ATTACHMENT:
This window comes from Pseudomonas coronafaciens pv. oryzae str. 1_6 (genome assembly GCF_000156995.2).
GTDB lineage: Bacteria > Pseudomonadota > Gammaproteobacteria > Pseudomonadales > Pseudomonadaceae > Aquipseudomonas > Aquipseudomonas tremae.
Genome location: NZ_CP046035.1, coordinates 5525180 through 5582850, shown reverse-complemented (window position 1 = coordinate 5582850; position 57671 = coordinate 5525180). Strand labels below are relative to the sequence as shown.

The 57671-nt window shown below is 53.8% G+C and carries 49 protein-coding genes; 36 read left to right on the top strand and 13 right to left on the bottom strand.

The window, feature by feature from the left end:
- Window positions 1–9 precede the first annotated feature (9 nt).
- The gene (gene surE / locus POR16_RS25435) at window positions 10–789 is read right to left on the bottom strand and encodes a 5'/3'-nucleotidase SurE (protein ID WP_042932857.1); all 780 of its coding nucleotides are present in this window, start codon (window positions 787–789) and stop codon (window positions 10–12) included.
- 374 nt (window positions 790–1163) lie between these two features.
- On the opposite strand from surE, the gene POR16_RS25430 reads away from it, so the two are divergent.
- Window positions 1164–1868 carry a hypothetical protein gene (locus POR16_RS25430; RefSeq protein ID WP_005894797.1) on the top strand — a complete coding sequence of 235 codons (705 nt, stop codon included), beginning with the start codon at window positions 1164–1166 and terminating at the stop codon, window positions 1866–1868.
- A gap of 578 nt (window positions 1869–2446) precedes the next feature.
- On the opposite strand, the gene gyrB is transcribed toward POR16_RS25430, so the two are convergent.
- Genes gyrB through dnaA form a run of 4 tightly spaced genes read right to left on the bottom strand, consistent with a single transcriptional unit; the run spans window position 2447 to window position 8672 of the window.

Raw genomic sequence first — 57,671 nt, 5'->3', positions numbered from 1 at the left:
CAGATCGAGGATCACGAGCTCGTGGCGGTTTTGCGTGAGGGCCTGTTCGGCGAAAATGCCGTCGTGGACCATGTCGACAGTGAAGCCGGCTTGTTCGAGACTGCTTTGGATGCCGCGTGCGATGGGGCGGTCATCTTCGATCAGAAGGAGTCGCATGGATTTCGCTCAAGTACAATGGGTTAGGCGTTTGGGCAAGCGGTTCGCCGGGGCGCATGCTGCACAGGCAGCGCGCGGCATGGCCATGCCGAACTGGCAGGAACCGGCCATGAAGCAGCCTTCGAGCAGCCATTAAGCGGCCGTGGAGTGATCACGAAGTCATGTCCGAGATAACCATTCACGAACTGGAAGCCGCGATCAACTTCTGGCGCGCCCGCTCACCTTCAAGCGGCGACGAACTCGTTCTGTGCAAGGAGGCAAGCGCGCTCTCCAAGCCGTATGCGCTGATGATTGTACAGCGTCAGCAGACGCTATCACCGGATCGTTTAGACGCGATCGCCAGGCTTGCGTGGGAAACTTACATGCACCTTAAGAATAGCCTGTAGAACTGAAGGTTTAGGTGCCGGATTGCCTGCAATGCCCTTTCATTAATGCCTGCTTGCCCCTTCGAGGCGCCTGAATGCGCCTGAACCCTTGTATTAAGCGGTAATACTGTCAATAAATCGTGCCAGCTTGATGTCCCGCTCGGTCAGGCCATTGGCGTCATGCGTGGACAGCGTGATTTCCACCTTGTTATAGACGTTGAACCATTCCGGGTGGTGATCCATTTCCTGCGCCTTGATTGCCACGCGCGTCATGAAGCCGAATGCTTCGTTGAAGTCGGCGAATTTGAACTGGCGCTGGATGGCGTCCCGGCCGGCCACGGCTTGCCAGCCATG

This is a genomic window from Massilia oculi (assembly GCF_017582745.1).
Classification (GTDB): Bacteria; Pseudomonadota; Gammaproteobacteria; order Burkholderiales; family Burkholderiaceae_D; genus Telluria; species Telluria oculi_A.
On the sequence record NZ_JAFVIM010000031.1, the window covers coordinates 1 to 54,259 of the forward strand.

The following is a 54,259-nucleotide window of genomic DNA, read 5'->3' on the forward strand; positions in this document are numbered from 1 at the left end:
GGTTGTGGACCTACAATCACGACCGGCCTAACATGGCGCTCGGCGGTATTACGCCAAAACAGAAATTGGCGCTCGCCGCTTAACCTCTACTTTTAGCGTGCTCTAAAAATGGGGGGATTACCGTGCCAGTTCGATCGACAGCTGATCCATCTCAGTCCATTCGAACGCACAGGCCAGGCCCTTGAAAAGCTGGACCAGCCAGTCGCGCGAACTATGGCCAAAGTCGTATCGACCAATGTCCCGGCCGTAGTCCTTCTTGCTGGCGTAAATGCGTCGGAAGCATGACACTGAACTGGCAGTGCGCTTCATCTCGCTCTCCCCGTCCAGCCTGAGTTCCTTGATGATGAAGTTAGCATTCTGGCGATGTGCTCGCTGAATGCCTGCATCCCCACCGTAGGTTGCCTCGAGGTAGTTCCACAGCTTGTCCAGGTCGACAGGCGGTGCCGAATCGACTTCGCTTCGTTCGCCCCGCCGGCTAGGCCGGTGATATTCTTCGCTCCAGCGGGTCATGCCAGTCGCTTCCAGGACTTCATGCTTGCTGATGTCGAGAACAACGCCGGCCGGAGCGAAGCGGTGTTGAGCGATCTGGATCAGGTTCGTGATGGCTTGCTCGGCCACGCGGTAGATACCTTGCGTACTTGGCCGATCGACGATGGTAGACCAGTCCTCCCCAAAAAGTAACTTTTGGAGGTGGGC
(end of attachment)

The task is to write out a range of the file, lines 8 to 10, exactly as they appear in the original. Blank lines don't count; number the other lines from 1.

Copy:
- 374 nt (window positions 790–1163) lie between these two features.
- On the opposite strand from surE, the gene POR16_RS25430 reads away from it, so the two are divergent.
- Window positions 1164–1868 carry a hypothetical protein gene (locus POR16_RS25430; RefSeq protein ID WP_005894797.1) on the top strand — a complete coding sequence of 235 codons (705 nt, stop codon included), beginning with the start codon at window positions 1164–1166 and terminating at the stop codon, window positions 1866–1868.